In the North zone, rock geochemical values average more than 0.3 grams per tonne gold ranging to a high of 1.07 grams per tonne; silver values are in the 5 to 10 gram per tonne range. In the Central or "Ruby" zone, silver values up to 97.7 grams per tonne have been obtained; gold assayed up to 1.09 grams per tonne. Pyrargyrite was observed in two outcrops in the Central zone (Assessment Report 20864).
There is no recorded work on the Clisbako Property prior to 1989. During reconnaissance work in 1989, Eighty-Eight Resources discovered zones of argillic alteration and boulder float of pyritic, silicified rhyolite. Subsequent follow up work traced the float to its source where the main mineralized outcrops were discovered. The Clisbako Property was staked and a grid covering the 4 main mineralized zones (North, Boulder, Central and South zones) was completed and 253 rock and 1320 soil samples were collected and geological mapping completed.
In the spring of 1991, the claims were optioned by Minnova Inc. and an additional 100 units were staked and a Dighem Airborne Mag-EM survey was flown over the entire property. Grid lines were added and extended and the gridded area was geologically mapped and sampled. A total of 18 trenches were excavated covering five mineralized zones (North, South, Central, Discovery and Trail zones) all of which were mapped in detail and sampled. Based on the results of these programs a 19 hole NQ drill program was completed totaling 3023.7 metres including 1l holes in the North zone, 7 holes in the South zone and 1 hole in the Central zone. The 1991 exploration program confirmed the presence of widespread anomalous gold concentrations but failed to delineate any zones of economic significance. An historical trench sample is reported to have yielded 3.3 grams per tonne gold over 3.9 metres from the South zone (Assessment Report 26918, Figure 4).
In 1992, Minnova added 17 - 1 unit claims to the Clisbako property to cover internal fractions. The Clisbako Property by the end of 1992 comprised 37 claims totaling 417 units. The 1992 field program included a gradient array IP geophysical survey over 17 partial grid lines covering those zones identified to date in the central portion of the property. An additional seven trenches were completed in the West Lake, Gore, West Pit and Central zones. An 11 hole, 1357.9 metre NQ drill program evaluated the results of the gradient array IP survey and extension to zones identified in 1991 (l hole, Tufa zone; 4 holes, West Lake zone; 2 holes, West Pit zone; l hole, Beaver Pond zone; and 3 holes, South zone). Results of Minnova's 1991/1992 field programs failed to delineate a near surface open pit economic resource despite intersecting broad widths of strong epithermal alteration in each target area. No significant precious metal values were detected. Minnova's option expired in 1993 and the property was returned to Eighty Eight Resources. A number of photos were taken in 1993 of the Clisbako property and area (see property file numbers 821897-821915).
On October 1, 1994, Phelps Dodge Corporation of Canada Ltd optioned the Clisbako Property. Fox Geological Services Inc, on behalf of Phelps Dodge, completed a soil geochemical survey covering 22 kilometres of grid resulting in the collection of 400 soil samples. The work was completed along the Eastern margin of the claim group (Clisbako 13, 14, 15) and failed to define zones of epithermal alteration/mineralization.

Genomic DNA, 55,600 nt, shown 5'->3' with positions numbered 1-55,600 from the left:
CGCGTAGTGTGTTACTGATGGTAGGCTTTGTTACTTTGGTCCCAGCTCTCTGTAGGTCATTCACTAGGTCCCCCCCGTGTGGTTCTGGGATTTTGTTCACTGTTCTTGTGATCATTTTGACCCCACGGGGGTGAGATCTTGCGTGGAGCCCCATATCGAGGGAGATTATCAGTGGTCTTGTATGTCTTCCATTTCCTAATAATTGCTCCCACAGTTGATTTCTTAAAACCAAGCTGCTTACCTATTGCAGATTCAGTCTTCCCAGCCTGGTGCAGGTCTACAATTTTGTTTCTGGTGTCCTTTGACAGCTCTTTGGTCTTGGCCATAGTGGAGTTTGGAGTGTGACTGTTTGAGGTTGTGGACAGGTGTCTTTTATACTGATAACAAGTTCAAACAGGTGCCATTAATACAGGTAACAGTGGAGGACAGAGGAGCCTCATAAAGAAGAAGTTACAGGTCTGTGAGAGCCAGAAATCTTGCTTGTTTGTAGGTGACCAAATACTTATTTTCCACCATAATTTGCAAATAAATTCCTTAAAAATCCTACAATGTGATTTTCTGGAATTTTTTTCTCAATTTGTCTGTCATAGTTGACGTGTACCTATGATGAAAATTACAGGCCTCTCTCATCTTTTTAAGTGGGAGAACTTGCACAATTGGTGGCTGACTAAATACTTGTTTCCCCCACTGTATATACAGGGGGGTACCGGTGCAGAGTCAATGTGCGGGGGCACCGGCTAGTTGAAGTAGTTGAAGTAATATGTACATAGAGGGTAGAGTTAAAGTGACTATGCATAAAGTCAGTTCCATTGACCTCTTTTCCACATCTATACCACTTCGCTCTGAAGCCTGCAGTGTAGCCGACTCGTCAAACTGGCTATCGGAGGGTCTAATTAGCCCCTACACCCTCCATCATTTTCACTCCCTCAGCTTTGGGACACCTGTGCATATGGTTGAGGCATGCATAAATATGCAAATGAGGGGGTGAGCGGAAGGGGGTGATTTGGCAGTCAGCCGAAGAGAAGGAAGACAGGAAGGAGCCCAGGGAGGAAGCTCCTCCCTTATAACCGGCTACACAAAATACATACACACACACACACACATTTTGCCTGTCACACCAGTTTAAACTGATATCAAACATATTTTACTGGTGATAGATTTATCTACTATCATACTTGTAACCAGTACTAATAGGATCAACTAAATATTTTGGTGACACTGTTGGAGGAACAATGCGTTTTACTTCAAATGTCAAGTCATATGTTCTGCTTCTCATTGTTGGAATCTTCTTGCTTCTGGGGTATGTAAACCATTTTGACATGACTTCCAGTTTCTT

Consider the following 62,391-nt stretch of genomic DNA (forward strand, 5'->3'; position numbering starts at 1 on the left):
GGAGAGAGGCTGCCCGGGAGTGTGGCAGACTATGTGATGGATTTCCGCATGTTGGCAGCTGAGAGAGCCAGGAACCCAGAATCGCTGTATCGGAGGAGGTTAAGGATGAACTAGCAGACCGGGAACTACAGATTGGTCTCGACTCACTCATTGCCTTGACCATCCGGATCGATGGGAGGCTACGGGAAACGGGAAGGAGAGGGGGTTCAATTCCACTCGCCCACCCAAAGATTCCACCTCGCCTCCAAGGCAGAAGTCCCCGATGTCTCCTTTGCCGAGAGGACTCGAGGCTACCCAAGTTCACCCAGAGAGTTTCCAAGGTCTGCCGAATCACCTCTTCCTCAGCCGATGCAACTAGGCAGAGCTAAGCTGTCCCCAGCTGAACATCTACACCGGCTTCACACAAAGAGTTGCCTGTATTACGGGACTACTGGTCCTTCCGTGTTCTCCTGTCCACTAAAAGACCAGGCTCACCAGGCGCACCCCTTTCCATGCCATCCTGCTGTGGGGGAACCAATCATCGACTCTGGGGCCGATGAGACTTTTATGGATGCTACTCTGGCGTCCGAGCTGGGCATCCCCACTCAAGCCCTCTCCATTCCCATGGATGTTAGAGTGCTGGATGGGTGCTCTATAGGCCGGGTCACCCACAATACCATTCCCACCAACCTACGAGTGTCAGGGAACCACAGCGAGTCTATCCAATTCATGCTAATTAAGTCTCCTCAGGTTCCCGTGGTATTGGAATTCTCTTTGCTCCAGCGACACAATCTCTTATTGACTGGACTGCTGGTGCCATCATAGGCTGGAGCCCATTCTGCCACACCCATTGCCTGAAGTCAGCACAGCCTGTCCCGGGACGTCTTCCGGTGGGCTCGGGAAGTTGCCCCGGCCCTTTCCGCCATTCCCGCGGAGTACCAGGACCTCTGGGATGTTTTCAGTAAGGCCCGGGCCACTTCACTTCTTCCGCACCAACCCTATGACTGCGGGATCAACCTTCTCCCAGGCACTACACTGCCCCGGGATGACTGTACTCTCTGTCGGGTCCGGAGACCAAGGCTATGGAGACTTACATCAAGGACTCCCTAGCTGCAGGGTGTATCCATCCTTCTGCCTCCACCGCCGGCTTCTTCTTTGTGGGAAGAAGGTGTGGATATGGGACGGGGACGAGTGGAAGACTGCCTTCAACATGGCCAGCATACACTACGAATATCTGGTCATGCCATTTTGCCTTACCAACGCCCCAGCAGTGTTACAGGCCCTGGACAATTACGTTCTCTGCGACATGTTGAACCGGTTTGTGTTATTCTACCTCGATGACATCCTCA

In 1995, Fox Geological Services completed 58 kilometres of grid west of Camp Lake to the western claim boundary over which mapping and prospecting generated 339 rock samples for analysis. Soil geochemical surveys covered the western and central portions of the claim group along l kilometer spaced lines with detailed coverage in the Gore, Chris and Bari zones resulting in 677 soil samples. A total of 17.8 kilometres of IP surveys were completed. Drilling evaluated the West Lake boulder train (3 holes) and the Obvious zone (1 holes) totaling 700.9 metres of NQ2 drilling in 4 drill holes. A total of 708.5 metres of unsplit drill core from Minnova's 1991/1992 exploration drill programs were split and submitted for analysis. Elevated sub economic gold results were obtained in drill holes 1991-04 and 1992-22. No new untested IP chargeability targets were generated as a result of the 1995 survey. Drilling failed to encounter economic concentrations of gold with results similar to those obtained from the North and South zones
A limited field program was completed in 1996 by Fox Geological consisting of geological mapping and sampling in the Bari zone area. Following the completion of the 1996 field program, Phelps Dodge concluded the Clisbako property had been thoroughly explored and all mineralized areas located to date had been fully tested. Although a large gold bearing epithermal system had been outlined in the central claim area covering approximately 20 square kilometres, gold tenors are generally low, rarely exceeding 500 ppb. No further work was recommended and the property returned to Eighty Eight Resources.
The Clisbako claims lapsed in June 2000 and the key zones of alteration and mineralization were subsequently staked as the Bako 1 to 5 mineral claims. In 2002, Castle Metals Corp. reported its intention to evaluate the property but no record of work in that year is published. In 2002, a prospecting program was conducted on the Bako 1 to 5 mineral claims for owner Geoffrey Goodall. Fifty-two rock samples were collected and analyzed. In 2003, Bard Ventures Ltd. held the Clisbako under option from Geoffrey Goodall and a total of 23.6 line kilometres of grid was established on the southeastern and southern portions of the property in two separate grids. The grids were established on the Bako 4, 5 and 6 mineral claims over the Brooks and Discovery zones. A total of 19.0 line kilometres were surveyed. No further work in this area of the property was recommended based on the geophysical results. To the end of 2003, nine main mineralized zones had been identified, all of which have had geological and geochemical mapping and sampling, and the majority of these showings have been trenched and surveyed by IP geophysical methods. All of the significant mineralized zones have been either drill tested or mechanically trenched.
A comprehensive geological review of all the exploration work completed to the end of 2003 was finished by Bard Ventures Ltd. in April 2004. No further work was done by Bard Ventures Ltd., and the claims lapsed in 2006.
In 2006, Bako Resources Inc. purchased the Clisbako claim.
In 2008, Bako Resources Inc. conducted geological mapping of the claim.
In 2010, Manado Gold Corp. agreed to an option on the Clisbako claim from Clisbako Minerals Inc. Manado Gold Corp. then conducted geological mapping, prospecting and sampling.
In 2012, Manado Gold Corp. completed a drill program of approximately 2000 metres depth. Manado Gold Corp. also extended its option on the Clisbako claim from Pengram Corp. (formerly Clisbako Minerals Inc.).